A cost effective solution for driving a universe of pixels via E1.31 over WiFi. The controller itself fits in 1″ thin wall PVC to enable embedding with the fixture its controlling.
From a hardware perspective, the ESPixelStick is a pixel driver motherboard for the ESP8266 ESP-01 WiFi module. It provides proper power regulation for the module, a 5V tolerant programming interface, 5V buffer drive for the data line, configurable 5V/12V pixel support, fusing, and power connectors suitable for 5A of current.
From a software perspective, it is an E1.31 sACN (Streaming ACN) pixel controller that connects over a standard (802.11g/n) WiFi network. The firmware is open source and developed in the ESP8266 Arduino environment. It provides a web based configuration front-end and currently supports WS2811 / WS2812 pixels. The web based configuration is mobile friendly and makes configuration a breeze, thank to John Lassen’s web framework.
If you’re new to lighting control or DMX, I recommend doing a little reading on E1.31 sACN (Streaming ACN) which is the “DMX over Ethernet” standard. diychristmas.org and doityourselfchristmas.com are excellent resources to get you started in lighting control. Vixen 3 and xLights are two free and open source applications I recommend looking at to get you started in sequencing. Both are actively being developed and offer different angles on light sequencing.
Here are 4 modules being tested (one attached to each pixel column), driven by Vixen 3
The MiLight (or EasyBulb) is a Wifi controlled lighting system, similar to the popular Philips Hue. The MiLight comes out of China and can be found on the popular Alibaba website. The only UK distributor right now is SureCart.com selling the starter kit of 2 RGB bulbs and the wifi bridge for around 40 pounds ($65).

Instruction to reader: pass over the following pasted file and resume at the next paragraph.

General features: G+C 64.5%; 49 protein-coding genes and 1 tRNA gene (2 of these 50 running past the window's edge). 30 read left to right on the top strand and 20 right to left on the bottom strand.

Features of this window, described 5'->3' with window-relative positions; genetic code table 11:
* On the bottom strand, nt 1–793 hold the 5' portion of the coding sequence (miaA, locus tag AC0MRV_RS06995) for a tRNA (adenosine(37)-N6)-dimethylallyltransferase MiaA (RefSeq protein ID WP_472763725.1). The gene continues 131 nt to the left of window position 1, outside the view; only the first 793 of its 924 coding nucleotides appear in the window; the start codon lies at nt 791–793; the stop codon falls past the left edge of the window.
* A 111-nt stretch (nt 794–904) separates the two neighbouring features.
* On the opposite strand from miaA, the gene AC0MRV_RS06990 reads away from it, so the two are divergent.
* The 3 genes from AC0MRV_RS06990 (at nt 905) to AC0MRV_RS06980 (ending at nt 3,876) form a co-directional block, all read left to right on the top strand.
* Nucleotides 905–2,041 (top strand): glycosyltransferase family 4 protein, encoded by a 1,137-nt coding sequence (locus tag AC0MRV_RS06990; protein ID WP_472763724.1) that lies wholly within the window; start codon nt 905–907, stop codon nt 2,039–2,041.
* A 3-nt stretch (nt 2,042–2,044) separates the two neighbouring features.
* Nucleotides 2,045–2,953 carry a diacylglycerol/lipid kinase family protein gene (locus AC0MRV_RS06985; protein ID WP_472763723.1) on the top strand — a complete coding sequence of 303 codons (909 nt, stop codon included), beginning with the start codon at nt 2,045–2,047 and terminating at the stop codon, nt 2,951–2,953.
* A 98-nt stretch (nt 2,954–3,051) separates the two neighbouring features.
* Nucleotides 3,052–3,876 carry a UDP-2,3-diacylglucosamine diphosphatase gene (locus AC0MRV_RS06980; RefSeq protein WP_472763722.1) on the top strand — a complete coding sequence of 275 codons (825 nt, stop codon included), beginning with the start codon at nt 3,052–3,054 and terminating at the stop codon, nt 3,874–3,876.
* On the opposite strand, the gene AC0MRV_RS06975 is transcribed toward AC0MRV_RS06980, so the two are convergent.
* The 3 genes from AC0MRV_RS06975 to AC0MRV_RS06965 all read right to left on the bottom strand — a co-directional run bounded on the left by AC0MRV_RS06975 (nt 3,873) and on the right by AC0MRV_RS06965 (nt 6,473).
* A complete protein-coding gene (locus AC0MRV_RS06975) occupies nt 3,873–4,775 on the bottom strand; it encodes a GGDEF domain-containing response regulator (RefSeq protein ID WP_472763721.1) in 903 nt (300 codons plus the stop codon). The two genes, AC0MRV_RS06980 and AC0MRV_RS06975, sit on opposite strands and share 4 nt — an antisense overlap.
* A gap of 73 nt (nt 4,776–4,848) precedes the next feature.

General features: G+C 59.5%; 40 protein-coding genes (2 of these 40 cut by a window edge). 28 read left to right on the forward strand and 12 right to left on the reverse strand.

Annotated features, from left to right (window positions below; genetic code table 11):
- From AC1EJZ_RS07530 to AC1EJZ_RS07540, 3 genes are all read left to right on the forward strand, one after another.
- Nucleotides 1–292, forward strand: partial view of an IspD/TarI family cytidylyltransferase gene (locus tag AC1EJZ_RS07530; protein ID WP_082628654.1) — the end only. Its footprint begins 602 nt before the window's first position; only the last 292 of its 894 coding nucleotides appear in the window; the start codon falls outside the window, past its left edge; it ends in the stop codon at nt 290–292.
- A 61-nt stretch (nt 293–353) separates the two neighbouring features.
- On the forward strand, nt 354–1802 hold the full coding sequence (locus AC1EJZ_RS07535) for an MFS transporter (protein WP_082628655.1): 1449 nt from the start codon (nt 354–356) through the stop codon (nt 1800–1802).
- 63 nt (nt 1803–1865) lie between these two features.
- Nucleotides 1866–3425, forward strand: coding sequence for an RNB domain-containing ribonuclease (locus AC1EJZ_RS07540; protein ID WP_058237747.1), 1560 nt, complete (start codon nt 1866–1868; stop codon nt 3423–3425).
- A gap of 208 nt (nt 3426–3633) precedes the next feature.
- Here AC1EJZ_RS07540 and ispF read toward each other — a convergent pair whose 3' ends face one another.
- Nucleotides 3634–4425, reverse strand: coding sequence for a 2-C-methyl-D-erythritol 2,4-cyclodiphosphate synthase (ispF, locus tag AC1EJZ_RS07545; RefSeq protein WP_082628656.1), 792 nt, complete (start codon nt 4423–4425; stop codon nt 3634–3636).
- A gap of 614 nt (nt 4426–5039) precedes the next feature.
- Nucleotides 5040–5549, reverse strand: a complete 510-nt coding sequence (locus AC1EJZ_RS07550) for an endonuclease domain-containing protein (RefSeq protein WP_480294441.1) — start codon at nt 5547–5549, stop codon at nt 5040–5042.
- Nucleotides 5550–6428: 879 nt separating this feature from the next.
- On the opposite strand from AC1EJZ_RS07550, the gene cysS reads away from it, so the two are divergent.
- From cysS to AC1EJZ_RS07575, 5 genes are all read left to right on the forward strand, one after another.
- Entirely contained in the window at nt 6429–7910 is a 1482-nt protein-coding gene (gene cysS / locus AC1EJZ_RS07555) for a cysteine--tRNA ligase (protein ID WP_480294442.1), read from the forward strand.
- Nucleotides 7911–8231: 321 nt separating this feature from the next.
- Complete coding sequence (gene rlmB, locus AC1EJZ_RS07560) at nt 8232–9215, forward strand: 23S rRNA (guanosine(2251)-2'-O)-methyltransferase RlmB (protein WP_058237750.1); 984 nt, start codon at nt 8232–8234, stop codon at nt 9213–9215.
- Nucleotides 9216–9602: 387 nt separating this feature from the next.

The official MiLight bulbs are LED and come in two flavours white or RGB (color changing). The bulbs are actually radio controlled, with the wifi bridge acting as a middle man, converting UDP packets sent over WiFi to radio signals. This is essentially how the Philips Hue system works too. The system can control MiLight bulbs, generic 2.4ghz LED bulbs and 2.4ghz LED strip lighting.
Out of the box, the lights can be controlled from any iDevice iphone, ipad, ipod. The Wifi Bridge can act as a hotspot that you connect to, or it can join an existing wifi point.
The instructions on syncing the lights with the wifi bridge are quite confusing. For those who are still trying to work out what to do; you need to turn the bulbs off and then connect to the wifi bridge from your iDevice. Once connected to the wifi bridge, run the controller app and swipe 3 times to the right until you get the RGB controller on the screen. Now turn the bulb on and press the S + button within 3 seconds. You can do each bulb individually, so you don’t need to run around trying to turn them all on at the same time.
The biggest question everyone has is whether the MiLight Bridge can be set to connect to your existing wifi network instead of acting as a hotspot. Surecart told me it could be done but couldn’t tell me how and the instruction booklet doesn’t mention it. After some playing, I worked out how it was done.